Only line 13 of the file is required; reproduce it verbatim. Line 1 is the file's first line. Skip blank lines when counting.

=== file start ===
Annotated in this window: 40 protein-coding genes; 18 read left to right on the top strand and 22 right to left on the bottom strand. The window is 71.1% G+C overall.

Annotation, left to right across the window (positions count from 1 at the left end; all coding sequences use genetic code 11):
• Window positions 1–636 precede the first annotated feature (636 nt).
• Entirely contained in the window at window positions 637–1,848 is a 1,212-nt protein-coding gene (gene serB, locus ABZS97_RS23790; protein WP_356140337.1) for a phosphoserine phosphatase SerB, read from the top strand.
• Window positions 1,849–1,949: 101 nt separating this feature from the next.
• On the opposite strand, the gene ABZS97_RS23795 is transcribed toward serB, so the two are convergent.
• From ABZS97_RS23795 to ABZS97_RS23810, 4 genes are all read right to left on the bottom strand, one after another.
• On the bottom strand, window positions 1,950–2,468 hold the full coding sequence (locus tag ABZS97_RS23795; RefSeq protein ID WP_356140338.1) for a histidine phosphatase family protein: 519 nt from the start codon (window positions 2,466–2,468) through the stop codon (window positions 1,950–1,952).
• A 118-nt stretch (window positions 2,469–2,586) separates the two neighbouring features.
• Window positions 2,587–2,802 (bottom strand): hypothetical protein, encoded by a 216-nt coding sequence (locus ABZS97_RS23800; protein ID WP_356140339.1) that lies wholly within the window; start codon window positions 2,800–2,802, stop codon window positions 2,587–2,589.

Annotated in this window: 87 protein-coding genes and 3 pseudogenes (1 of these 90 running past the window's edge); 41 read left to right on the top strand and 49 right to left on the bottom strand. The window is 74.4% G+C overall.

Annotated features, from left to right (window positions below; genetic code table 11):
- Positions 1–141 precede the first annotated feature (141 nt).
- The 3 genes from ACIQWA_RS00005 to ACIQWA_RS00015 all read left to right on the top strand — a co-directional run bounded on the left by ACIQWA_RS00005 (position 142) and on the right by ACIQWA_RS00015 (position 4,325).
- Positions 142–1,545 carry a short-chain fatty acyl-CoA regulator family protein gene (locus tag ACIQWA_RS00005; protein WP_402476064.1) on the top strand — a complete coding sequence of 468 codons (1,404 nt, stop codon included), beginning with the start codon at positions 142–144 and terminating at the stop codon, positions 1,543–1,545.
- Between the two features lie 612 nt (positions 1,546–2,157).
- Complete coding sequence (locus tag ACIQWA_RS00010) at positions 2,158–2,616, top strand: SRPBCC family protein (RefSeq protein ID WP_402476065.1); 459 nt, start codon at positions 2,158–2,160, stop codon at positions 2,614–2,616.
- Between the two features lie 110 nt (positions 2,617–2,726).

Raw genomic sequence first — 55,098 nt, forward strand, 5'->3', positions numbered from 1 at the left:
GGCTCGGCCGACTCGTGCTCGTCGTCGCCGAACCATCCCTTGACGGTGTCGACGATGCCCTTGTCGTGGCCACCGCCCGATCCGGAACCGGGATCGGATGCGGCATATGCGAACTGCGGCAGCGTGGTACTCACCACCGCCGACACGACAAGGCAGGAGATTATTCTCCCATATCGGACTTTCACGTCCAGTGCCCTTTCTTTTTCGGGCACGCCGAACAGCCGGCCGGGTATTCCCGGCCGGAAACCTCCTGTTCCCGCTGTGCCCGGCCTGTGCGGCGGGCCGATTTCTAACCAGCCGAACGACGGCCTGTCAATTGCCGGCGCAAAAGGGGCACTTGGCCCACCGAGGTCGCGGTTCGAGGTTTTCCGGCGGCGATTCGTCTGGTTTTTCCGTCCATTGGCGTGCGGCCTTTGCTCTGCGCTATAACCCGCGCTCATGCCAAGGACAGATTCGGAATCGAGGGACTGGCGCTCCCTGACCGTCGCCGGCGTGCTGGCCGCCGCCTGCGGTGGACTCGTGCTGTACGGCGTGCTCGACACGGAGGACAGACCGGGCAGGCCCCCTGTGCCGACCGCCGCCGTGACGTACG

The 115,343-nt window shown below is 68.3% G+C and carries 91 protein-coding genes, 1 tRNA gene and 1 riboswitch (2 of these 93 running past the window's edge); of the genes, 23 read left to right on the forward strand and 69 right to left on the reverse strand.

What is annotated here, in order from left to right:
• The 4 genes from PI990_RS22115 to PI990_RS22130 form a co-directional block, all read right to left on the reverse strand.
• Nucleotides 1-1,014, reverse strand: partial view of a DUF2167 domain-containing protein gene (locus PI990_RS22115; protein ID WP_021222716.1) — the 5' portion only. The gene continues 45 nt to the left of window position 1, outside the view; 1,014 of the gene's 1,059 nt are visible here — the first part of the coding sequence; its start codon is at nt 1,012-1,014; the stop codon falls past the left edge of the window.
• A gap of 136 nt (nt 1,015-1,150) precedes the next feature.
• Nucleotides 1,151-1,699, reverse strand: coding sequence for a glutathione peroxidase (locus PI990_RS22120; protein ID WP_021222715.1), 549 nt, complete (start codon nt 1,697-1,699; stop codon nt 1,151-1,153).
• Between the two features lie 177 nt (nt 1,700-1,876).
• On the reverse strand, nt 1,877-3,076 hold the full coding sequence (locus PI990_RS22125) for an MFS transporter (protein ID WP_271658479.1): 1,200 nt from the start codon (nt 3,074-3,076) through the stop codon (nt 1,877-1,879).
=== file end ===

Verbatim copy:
- Positions 1–141 precede the first annotated feature (141 nt).